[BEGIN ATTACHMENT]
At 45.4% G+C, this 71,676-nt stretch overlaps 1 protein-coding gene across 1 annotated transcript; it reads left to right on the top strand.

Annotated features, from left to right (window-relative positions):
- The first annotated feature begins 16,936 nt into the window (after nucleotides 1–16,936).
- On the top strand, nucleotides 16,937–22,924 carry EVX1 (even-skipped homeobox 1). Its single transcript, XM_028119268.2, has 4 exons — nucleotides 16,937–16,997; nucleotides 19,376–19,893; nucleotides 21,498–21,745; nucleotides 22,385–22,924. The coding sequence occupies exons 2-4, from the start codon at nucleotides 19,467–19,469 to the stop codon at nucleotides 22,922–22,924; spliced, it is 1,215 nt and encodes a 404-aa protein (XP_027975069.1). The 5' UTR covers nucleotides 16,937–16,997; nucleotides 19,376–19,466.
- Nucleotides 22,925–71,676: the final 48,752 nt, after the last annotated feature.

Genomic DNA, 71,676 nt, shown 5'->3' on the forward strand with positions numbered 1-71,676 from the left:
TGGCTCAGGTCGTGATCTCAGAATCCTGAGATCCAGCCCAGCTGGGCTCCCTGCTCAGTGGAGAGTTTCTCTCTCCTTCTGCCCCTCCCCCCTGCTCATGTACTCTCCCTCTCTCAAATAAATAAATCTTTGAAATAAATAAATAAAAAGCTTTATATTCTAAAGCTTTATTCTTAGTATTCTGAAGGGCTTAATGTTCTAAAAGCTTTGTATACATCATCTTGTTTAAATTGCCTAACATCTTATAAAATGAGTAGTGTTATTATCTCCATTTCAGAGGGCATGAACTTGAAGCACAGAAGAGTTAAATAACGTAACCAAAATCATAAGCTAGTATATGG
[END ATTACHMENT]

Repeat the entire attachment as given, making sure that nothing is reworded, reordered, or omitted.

At 45.4% G+C, this 71,676-nt stretch overlaps 1 protein-coding gene across 1 annotated transcript; it reads left to right on the top strand.

Annotated features, from left to right (window-relative positions):
- The first annotated feature begins 16,936 nt into the window (after nucleotides 1–16,936).
- On the top strand, nucleotides 16,937–22,924 carry EVX1 (even-skipped homeobox 1). Its single transcript, XM_028119268.2, has 4 exons — nucleotides 16,937–16,997; nucleotides 19,376–19,893; nucleotides 21,498–21,745; nucleotides 22,385–22,924. The coding sequence occupies exons 2-4, from the start codon at nucleotides 19,467–19,469 to the stop codon at nucleotides 22,922–22,924; spliced, it is 1,215 nt and encodes a 404-aa protein (XP_027975069.1). The 5' UTR covers nucleotides 16,937–16,997; nucleotides 19,376–19,466.
- Nucleotides 22,925–71,676: the final 48,752 nt, after the last annotated feature.

Genomic DNA, 71,676 nt, shown 5'->3' on the forward strand with positions numbered 1-71,676 from the left:
TGGCTCAGGTCGTGATCTCAGAATCCTGAGATCCAGCCCAGCTGGGCTCCCTGCTCAGTGGAGAGTTTCTCTCTCCTTCTGCCCCTCCCCCCTGCTCATGTACTCTCCCTCTCTCAAATAAATAAATCTTTGAAATAAATAAATAAAAAGCTTTATATTCTAAAGCTTTATTCTTAGTATTCTGAAGGGCTTAATGTTCTAAAAGCTTTGTATACATCATCTTGTTTAAATTGCCTAACATCTTATAAAATGAGTAGTGTTATTATCTCCATTTCAGAGGGCATGAACTTGAAGCACAGAAGAGTTAAATAACGTAACCAAAATCATAAGCTAGTATATGG